“Photography just gets us out of the house,” says the seventy-nine-year-old Eggleston. “I only ever take one picture of one thing. Literally. Never two. So then that picture is taken and then the next one is waiting somewhere else … I never know beforehand. Until I see it. It just happens all at once. I take a picture very quickly and instantly forget about it … A picture is what it is and I’ve never noticed that it helps to talk about them, or answer specific questions about them, much less volunteer information in words. It wouldn’t make any sense to explain them. Kind of diminishes them. People always want to know when something was taken, where it was taken, and, God knows, why it was taken. It gets really ridiculous. I mean, they’re right there, whatever they are … I don’t have a burning desire to go out and document anything. It just happens when it happens. It’s not a conscious effort, nor is it a struggle. Wouldn’t do it if it was. The idea of the suffering artist has never appealed to me. Being here is suffering enough … Whatever it is about pictures, photographs, it’s just about impossible to follow up with words. They don’t have anything to do with each other.”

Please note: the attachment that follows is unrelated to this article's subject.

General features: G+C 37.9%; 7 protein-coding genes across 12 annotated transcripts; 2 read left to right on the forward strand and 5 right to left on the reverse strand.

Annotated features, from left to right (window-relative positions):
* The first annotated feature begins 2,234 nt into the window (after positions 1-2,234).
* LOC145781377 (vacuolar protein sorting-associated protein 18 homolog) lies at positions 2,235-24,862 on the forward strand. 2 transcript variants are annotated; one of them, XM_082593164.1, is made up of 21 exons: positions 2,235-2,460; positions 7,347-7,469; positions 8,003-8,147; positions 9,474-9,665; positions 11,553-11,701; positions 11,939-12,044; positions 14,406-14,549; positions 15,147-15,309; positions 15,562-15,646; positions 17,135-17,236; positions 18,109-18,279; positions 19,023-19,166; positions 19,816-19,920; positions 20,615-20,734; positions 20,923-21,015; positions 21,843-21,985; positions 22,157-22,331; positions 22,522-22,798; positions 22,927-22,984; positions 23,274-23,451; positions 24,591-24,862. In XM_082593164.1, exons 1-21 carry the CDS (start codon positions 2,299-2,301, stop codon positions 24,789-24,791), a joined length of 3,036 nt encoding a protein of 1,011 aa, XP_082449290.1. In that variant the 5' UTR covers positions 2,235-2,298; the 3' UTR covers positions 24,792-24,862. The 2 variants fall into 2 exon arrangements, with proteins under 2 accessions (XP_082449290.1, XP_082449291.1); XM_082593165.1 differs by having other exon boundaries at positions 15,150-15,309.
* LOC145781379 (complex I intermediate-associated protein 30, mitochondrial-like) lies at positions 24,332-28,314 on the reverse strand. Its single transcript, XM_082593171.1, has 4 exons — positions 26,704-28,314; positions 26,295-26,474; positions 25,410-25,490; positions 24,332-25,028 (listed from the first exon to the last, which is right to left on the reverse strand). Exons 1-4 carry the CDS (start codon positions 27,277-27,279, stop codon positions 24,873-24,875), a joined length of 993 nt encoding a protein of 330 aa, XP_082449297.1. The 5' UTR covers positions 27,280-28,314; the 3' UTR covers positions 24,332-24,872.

But Wiliam Eggleston did talk to John Heilpern in 2015 for Vanity Fair about his love of women. Click here to see more of his images of them and to read, yes, his words.
NO MORE STONES
IN HIS POCKETS:
HOW GIDEON GLICK GAVE UP
Now starring on Broadway in TO Kill A MOCKINGBIRD as Dill Harris, Glick talks about the queer legacy of that role, his upbringing on the Main Line outside Philadelphia, and the precept of "radical honesty" by which he lives his life and practices his art.
Gideon Glick. Photograph M. Sharkey.
Is this the gay James Franco or the straight one with me here? Or is it both? Read the story above to find out.
WELCOME TO SESSUMSMAGAZINE. COM: CULLING CONFUSION, CREATING COMMUNITY
Welcome to the latest iteration of sessumsMagazine.com. I have been building new content diligently over the last few days and I am loving this new edition of the magazine. I hope you do, too. Thanks to all the interview subjects who have become a part of our community by agreeing to be profiled here – because I do think of this as a community.